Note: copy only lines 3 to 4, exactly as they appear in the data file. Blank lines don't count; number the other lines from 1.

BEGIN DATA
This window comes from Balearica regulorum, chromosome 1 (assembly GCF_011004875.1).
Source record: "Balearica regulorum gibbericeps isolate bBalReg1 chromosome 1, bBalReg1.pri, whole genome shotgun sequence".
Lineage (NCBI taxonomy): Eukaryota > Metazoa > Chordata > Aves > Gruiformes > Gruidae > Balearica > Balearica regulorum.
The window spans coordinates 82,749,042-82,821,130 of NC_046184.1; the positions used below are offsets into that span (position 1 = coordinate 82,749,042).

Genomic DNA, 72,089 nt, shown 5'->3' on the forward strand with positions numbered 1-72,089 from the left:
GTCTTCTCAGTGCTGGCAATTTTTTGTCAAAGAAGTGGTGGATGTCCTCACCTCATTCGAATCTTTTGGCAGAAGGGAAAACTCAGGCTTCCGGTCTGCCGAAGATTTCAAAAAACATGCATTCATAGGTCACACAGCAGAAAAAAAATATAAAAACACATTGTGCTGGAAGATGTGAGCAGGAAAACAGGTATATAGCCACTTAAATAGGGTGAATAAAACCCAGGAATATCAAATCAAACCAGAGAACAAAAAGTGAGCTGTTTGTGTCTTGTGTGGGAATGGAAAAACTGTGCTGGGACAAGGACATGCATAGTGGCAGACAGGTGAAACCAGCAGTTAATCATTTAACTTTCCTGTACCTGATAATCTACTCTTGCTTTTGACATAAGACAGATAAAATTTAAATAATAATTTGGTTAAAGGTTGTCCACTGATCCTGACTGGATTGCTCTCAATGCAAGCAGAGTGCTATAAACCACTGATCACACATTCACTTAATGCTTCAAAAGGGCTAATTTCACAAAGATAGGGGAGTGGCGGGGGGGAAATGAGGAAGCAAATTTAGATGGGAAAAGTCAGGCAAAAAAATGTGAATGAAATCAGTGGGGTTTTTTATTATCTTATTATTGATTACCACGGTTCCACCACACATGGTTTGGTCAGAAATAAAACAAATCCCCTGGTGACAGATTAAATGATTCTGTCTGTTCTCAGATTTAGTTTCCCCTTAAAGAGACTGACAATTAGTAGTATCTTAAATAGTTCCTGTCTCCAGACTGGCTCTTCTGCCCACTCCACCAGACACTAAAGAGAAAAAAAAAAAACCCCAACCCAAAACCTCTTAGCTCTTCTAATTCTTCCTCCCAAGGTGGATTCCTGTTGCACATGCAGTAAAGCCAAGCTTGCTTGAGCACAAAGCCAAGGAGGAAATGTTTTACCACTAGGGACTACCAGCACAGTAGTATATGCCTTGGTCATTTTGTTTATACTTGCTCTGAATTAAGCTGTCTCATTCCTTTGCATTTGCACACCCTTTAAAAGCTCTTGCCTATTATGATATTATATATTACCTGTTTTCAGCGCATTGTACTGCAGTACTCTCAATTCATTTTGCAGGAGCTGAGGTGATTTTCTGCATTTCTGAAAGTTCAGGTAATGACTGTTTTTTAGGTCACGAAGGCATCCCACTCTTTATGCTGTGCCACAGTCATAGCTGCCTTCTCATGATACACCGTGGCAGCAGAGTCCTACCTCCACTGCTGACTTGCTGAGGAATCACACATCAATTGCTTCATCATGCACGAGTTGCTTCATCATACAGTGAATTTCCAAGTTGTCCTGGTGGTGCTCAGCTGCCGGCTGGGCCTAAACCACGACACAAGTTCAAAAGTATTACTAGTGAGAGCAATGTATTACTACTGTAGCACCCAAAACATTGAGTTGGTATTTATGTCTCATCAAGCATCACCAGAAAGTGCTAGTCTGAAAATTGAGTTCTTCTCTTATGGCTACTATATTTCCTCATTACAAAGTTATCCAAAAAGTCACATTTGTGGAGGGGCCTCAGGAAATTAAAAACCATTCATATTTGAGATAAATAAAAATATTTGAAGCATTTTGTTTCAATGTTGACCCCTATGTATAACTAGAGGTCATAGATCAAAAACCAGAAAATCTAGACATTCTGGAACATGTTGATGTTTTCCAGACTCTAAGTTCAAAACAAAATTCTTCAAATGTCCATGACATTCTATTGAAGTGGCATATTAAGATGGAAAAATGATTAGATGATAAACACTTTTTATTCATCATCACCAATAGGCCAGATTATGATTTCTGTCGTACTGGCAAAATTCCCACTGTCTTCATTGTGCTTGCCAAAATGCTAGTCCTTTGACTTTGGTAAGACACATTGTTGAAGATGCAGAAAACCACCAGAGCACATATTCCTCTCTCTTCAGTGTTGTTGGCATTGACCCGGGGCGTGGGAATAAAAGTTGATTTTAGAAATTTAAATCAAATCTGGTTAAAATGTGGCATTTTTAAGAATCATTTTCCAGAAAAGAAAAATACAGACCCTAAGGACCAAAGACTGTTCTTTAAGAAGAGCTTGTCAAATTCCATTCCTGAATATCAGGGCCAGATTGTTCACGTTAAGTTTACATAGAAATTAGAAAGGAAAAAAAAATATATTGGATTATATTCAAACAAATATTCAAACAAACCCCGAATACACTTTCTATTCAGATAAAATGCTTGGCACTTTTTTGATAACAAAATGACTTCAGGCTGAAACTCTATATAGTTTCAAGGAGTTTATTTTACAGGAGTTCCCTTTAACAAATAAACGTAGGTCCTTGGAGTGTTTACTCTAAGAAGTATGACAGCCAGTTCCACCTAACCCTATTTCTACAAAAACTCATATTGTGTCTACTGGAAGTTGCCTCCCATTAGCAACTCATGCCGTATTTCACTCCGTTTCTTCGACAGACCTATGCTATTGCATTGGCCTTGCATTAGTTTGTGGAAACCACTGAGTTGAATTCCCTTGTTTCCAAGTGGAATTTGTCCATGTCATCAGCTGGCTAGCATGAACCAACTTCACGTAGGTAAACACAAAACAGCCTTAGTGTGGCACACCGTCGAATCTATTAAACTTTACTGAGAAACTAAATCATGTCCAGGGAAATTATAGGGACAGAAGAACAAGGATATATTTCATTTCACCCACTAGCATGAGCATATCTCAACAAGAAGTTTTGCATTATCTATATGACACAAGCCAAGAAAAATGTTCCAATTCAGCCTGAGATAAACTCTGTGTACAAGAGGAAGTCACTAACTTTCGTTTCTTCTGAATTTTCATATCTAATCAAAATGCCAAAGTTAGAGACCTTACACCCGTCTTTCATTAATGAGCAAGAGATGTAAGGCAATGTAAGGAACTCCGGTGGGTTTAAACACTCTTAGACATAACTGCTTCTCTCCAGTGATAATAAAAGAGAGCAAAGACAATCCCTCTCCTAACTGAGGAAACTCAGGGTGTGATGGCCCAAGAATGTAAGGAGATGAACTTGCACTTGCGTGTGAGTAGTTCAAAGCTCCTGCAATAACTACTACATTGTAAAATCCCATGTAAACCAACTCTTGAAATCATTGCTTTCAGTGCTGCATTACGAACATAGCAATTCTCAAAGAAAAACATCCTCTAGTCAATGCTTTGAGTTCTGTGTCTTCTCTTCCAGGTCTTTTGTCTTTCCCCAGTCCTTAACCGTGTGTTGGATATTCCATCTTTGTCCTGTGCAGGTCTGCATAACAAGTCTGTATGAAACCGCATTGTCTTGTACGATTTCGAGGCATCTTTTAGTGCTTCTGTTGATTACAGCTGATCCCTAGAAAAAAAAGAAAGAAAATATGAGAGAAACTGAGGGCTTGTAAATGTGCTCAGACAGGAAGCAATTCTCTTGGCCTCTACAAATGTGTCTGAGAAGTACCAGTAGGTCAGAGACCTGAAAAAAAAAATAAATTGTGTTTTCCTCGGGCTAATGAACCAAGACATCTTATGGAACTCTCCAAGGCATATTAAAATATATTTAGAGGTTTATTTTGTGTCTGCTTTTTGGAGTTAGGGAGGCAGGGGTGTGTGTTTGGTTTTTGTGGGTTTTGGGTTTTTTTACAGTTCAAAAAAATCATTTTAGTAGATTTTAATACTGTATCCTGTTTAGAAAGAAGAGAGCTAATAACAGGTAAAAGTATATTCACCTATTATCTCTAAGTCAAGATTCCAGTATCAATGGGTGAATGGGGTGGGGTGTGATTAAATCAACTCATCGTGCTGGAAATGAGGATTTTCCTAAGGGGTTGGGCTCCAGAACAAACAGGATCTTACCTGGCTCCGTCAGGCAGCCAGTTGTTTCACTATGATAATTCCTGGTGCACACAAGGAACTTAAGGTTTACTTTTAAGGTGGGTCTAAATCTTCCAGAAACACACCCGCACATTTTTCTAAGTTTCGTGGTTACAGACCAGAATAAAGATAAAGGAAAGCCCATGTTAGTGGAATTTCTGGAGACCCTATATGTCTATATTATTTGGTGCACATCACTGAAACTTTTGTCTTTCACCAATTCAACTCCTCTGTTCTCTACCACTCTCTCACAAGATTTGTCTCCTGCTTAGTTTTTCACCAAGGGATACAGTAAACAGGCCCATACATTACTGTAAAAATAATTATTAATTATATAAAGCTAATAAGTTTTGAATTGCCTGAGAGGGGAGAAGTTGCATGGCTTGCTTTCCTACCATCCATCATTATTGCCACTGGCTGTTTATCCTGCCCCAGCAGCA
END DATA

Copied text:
Lineage (NCBI taxonomy): Eukaryota > Metazoa > Chordata > Aves > Gruiformes > Gruidae > Balearica > Balearica regulorum.
The window spans coordinates 82,749,042-82,821,130 of NC_046184.1; the positions used below are offsets into that span (position 1 = coordinate 82,749,042).